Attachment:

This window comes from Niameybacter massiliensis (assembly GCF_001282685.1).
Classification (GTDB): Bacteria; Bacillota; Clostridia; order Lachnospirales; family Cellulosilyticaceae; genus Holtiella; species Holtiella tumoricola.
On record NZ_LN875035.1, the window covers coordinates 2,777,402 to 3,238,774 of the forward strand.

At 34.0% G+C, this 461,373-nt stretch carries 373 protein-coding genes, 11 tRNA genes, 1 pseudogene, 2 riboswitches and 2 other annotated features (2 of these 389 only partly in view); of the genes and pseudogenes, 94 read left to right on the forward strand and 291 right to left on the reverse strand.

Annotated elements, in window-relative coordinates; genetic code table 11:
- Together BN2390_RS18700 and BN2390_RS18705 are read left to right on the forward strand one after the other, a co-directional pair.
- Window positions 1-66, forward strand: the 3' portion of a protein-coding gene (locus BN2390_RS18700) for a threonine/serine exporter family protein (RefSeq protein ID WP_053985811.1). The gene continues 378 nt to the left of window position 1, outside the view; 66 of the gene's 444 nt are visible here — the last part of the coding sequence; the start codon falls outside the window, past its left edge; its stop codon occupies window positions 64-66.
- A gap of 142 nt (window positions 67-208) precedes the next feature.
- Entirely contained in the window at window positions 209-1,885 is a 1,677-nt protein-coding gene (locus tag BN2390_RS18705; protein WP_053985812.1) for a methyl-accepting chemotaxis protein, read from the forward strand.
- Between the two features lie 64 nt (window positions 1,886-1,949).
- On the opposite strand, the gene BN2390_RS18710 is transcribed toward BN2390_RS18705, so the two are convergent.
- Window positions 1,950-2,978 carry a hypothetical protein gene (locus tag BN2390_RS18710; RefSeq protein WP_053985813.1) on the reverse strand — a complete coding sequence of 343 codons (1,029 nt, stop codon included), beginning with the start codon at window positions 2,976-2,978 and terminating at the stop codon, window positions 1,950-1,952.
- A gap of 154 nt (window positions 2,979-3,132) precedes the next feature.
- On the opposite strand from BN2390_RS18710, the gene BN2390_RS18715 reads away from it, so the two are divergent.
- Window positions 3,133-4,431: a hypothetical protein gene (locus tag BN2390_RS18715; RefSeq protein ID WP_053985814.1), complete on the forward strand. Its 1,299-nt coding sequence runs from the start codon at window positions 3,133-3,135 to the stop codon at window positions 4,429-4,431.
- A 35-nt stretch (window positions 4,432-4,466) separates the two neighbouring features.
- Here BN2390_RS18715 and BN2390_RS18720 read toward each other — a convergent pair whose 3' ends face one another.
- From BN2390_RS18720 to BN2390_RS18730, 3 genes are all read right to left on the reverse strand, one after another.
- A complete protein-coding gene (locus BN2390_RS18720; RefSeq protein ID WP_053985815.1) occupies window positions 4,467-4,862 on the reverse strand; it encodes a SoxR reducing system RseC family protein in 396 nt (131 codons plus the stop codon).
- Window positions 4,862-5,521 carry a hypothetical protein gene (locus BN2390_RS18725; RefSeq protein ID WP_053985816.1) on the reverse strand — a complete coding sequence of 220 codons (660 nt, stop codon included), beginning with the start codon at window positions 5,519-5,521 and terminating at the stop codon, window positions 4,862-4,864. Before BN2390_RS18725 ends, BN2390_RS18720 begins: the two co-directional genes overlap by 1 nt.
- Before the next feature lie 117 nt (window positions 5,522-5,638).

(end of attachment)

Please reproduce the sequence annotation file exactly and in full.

This window comes from Niameybacter massiliensis (assembly GCF_001282685.1).
Classification (GTDB): Bacteria; Bacillota; Clostridia; order Lachnospirales; family Cellulosilyticaceae; genus Holtiella; species Holtiella tumoricola.
On record NZ_LN875035.1, the window covers coordinates 2,777,402 to 3,238,774 of the forward strand.

At 34.0% G+C, this 461,373-nt stretch carries 373 protein-coding genes, 11 tRNA genes, 1 pseudogene, 2 riboswitches and 2 other annotated features (2 of these 389 only partly in view); of the genes and pseudogenes, 94 read left to right on the forward strand and 291 right to left on the reverse strand.

Annotated elements, in window-relative coordinates; genetic code table 11:
- Together BN2390_RS18700 and BN2390_RS18705 are read left to right on the forward strand one after the other, a co-directional pair.
- Window positions 1-66, forward strand: the 3' portion of a protein-coding gene (locus BN2390_RS18700) for a threonine/serine exporter family protein (RefSeq protein ID WP_053985811.1). The gene continues 378 nt to the left of window position 1, outside the view; 66 of the gene's 444 nt are visible here — the last part of the coding sequence; the start codon falls outside the window, past its left edge; its stop codon occupies window positions 64-66.
- A gap of 142 nt (window positions 67-208) precedes the next feature.
- Entirely contained in the window at window positions 209-1,885 is a 1,677-nt protein-coding gene (locus tag BN2390_RS18705; protein WP_053985812.1) for a methyl-accepting chemotaxis protein, read from the forward strand.
- Between the two features lie 64 nt (window positions 1,886-1,949).
- On the opposite strand, the gene BN2390_RS18710 is transcribed toward BN2390_RS18705, so the two are convergent.
- Window positions 1,950-2,978 carry a hypothetical protein gene (locus tag BN2390_RS18710; RefSeq protein WP_053985813.1) on the reverse strand — a complete coding sequence of 343 codons (1,029 nt, stop codon included), beginning with the start codon at window positions 2,976-2,978 and terminating at the stop codon, window positions 1,950-1,952.
- A gap of 154 nt (window positions 2,979-3,132) precedes the next feature.
- On the opposite strand from BN2390_RS18710, the gene BN2390_RS18715 reads away from it, so the two are divergent.
- Window positions 3,133-4,431: a hypothetical protein gene (locus tag BN2390_RS18715; RefSeq protein ID WP_053985814.1), complete on the forward strand. Its 1,299-nt coding sequence runs from the start codon at window positions 3,133-3,135 to the stop codon at window positions 4,429-4,431.
- A 35-nt stretch (window positions 4,432-4,466) separates the two neighbouring features.
- Here BN2390_RS18715 and BN2390_RS18720 read toward each other — a convergent pair whose 3' ends face one another.
- From BN2390_RS18720 to BN2390_RS18730, 3 genes are all read right to left on the reverse strand, one after another.
- A complete protein-coding gene (locus BN2390_RS18720; RefSeq protein ID WP_053985815.1) occupies window positions 4,467-4,862 on the reverse strand; it encodes a SoxR reducing system RseC family protein in 396 nt (131 codons plus the stop codon).
- Window positions 4,862-5,521 carry a hypothetical protein gene (locus BN2390_RS18725; RefSeq protein ID WP_053985816.1) on the reverse strand — a complete coding sequence of 220 codons (660 nt, stop codon included), beginning with the start codon at window positions 5,519-5,521 and terminating at the stop codon, window positions 4,862-4,864. Before BN2390_RS18725 ends, BN2390_RS18720 begins: the two co-directional genes overlap by 1 nt.
- Before the next feature lie 117 nt (window positions 5,522-5,638).